When spring comes, Lao ethnic people in northern Lai Chau province organise their traditional Cam Muong festival to pray to the gods of the rivers and mountains, as well as their ancestors, for blessings.
On the last morning of lunar December there are boisterous drumbeats everywhere. For the worshipping ceremony, the sorcerer prepares seven trays of offerings, including silver necklaces and bracelets, white coarse cloth, brocade cloth, betel and areca nuts, lime, several threads coated with beeswax, bows and arrows, swords and wooden spinning-tops.
At noon, a procession, led by people carrying trays of offerings on their heads, followed by a sorcerer, old people and the villagers, go into the forest, beating drums and gongs. In the forest, a bamboo-worshipping house with a wooden floor is erected under a big tree. The sorcerer places the offerings at seven worshipping compartments dedicated to the ancestors (the main compartment), the grandparents and the gods of the mountains, forests, and land. The sorcerer burns candles made of beeswax and reads prayers to invite the gods and ancestors to enjoy the feast with their descendants.
At the end of the ceremony, food and wine is prepared. All people enjoy the feast and dance around the fire until late at night. The sorcerer and old people give alias to the young people and the festival lasts from the first to the fifth day of the lunar New Year. Each morning, an old person in the family opens a jar of wine to worship the ancestors, then invites those who come to bless the family to enjoy the wine. In the common yard of the village, people dance and play such folk games as con (a ball made of cloth) throwing and spinning-top games.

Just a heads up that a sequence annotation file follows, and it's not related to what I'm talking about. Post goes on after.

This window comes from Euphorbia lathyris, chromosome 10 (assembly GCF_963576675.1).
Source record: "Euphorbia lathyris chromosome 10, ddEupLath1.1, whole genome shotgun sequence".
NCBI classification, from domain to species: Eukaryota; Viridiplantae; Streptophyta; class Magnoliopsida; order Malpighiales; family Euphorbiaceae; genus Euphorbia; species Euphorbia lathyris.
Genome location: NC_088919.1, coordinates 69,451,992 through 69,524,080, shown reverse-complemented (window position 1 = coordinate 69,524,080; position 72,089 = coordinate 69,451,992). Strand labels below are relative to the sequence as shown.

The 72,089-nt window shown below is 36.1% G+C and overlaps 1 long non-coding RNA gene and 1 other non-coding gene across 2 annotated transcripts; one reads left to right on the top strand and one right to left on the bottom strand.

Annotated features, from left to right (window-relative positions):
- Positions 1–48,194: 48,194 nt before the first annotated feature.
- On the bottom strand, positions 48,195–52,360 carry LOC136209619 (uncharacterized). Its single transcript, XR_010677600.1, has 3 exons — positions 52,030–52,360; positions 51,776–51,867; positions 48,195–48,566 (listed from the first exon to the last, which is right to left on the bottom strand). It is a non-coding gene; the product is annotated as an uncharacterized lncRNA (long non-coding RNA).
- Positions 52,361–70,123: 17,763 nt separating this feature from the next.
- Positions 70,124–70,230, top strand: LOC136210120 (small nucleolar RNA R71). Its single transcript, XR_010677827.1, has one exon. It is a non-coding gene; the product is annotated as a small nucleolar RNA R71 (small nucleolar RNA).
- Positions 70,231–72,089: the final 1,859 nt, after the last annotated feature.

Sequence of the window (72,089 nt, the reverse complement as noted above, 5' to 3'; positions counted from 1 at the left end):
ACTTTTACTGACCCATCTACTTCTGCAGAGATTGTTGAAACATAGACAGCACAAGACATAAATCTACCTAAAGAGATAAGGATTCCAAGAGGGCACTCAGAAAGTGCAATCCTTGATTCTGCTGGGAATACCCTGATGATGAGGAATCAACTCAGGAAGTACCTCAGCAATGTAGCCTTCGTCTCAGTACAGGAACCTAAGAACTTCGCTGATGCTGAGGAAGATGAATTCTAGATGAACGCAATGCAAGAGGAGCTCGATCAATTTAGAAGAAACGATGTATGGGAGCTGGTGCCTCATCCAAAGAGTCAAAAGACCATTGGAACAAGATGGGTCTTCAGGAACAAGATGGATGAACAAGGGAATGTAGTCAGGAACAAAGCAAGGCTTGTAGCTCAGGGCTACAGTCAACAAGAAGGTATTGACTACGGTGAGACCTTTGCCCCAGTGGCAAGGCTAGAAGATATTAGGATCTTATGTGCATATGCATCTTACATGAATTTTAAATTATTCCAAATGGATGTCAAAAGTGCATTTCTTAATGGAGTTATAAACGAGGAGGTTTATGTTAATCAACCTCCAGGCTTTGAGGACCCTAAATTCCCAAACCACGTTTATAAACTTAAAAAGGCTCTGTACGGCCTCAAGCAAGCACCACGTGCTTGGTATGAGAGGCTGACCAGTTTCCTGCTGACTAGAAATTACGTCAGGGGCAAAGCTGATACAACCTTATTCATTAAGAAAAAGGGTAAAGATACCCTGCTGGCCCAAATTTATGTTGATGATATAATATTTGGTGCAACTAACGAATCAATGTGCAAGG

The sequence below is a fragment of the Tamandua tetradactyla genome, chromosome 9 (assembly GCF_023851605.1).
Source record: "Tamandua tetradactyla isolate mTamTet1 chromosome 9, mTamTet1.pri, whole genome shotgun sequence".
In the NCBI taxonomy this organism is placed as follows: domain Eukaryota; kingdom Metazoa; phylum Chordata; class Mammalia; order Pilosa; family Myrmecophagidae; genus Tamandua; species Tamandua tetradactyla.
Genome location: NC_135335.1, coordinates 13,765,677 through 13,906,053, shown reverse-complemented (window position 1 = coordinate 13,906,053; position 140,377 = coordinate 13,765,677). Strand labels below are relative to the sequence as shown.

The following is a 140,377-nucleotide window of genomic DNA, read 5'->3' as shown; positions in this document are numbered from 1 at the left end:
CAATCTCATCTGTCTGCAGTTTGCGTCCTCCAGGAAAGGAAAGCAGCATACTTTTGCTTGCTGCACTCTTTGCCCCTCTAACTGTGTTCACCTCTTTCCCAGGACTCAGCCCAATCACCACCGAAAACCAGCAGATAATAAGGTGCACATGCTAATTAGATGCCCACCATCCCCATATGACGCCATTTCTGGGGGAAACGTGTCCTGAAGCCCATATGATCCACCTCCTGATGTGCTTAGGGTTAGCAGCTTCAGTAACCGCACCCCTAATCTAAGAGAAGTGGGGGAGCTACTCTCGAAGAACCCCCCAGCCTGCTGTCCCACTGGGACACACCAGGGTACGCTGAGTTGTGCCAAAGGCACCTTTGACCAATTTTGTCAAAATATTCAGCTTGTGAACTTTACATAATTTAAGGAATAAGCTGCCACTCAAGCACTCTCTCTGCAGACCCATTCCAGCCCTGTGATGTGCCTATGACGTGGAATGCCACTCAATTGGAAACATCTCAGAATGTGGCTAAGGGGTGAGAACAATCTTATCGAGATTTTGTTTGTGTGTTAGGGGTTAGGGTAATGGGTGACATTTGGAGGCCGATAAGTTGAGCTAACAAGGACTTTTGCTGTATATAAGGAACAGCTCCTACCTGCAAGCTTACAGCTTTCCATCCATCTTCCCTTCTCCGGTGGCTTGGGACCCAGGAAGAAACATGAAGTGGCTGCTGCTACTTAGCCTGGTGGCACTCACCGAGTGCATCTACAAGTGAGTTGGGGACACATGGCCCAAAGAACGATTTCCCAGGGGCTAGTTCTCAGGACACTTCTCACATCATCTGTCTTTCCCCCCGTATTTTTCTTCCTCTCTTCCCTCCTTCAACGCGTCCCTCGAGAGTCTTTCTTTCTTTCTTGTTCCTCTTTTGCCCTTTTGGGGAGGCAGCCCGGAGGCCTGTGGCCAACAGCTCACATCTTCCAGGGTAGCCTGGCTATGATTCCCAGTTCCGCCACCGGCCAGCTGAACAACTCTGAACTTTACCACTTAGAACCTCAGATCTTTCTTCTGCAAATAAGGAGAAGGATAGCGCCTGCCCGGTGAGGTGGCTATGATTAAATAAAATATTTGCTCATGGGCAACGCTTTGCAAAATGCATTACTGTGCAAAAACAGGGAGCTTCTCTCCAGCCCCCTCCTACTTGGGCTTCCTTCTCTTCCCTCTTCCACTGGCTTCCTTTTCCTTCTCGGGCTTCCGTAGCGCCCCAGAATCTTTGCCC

"Going to the fields" festival of the Giay
Every year, on the first dragon day after the 15th day of the first lunar month, the Giay ethnic people in Ta Van commune, Sa Pa district, Lao Cai province, organise the festival "Going to the fields".
For them, it is an indispensable spiritual ritual in their life and the most typical and unique features of the Giay people relating to their spiritual life are showcased during the festival, including attractive and bright images.
First, the villagers wake up at 1 a.m and prepare offerings to bring to the festival. Exactly at noon, the solemn ritual ceremony starts. A sorcerer in an indigo dress prays to heaven, earth, and the Rice Genie and gives offerings comprising a pig’s head and two trotters, two chickens, rice, cakes and fruits. He also asks the genies to protect the villagers and help them harvest a bumper crop. This ritual lasts for more than one hour. When it is completed, all participants go to the communal ground to play traditional games and enjoy entertainment such as cross-bow shooting, horse riding and buffalo racing, con throwing, tug-of-war and stick-pushing.
Lao people playing with spinning tops in Cam Muong
VOV - (23/05/2005)